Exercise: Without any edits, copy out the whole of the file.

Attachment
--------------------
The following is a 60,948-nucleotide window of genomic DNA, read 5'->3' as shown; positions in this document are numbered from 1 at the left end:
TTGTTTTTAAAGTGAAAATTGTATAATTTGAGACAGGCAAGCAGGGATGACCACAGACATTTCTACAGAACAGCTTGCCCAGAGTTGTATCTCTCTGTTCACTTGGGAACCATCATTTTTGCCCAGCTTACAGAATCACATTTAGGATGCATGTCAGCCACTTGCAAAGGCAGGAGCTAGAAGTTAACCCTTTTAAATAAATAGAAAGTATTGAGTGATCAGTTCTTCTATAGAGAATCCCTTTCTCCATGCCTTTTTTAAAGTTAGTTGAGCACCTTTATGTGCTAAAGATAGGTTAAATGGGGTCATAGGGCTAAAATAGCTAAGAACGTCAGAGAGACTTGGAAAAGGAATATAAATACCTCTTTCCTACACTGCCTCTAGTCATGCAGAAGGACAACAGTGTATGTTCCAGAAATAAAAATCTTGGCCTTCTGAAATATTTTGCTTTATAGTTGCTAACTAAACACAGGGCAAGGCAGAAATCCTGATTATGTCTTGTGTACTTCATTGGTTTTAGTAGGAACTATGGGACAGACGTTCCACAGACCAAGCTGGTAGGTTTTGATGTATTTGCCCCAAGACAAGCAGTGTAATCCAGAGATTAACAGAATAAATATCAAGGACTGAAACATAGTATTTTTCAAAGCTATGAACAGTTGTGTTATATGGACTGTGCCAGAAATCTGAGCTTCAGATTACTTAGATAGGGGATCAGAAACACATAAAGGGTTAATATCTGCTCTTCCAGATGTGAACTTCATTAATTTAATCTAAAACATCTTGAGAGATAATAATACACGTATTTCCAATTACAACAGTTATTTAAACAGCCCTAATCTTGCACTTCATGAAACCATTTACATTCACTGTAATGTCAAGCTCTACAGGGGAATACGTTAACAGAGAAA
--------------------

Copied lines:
The following is a 60,948-nucleotide window of genomic DNA, read 5'->3' as shown; positions in this document are numbered from 1 at the left end:
TTGTTTTTAAAGTGAAAATTGTATAATTTGAGACAGGCAAGCAGGGATGACCACAGACATTTCTACAGAACAGCTTGCCCAGAGTTGTATCTCTCTGTTCACTTGGGAACCATCATTTTTGCCCAGCTTACAGAATCACATTTAGGATGCATGTCAGCCACTTGCAAAGGCAGGAGCTAGAAGTTAACCCTTTTAAATAAATAGAAAGTATTGAGTGATCAGTTCTTCTATAGAGAATCCCTTTCTCCATGCCTTTTTTAAAGTTAGTTGAGCACCTTTATGTGCTAAAGATAGGTTAAATGGGGTCATAGGGCTAAAATAGCTAAGAACGTCAGAGAGACTTGGAAAAGGAATATAAATACCTCTTTCCTACACTGCCTCTAGTCATGCAGAAGGACAACAGTGTATGTTCCAGAAATAAAAATCTTGGCCTTCTGAAATATTTTGCTTTATAGTTGCTAACTAAACACAGGGCAAGGCAGAAATCCTGATTATGTCTTGTGTACTTCATTGGTTTTAGTAGGAACTATGGGACAGACGTTCCACAGACCAAGCTGGTAGGTTTTGATGTATTTGCCCCAAGACAAGCAGTGTAATCCAGAGATTAACAGAATAAATATCAAGGACTGAAACATAGTATTTTTCAAAGCTATGAACAGTTGTGTTATATGGACTGTGCCAGAAATCTGAGCTTCAGATTACTTAGATAGGGGATCAGAAACACATAAAGGGTTAATATCTGCTCTTCCAGATGTGAACTTCATTAATTTAATCTAAAACATCTTGAGAGATAATAATACACGTATTTCCAATTACAACAGTTATTTAAACAGCCCTAATCTTGCACTTCATGAAACCATTTACATTCACTGTAATGTCAAGCTCTACAGGGGAATACGTTAACAGAGAAA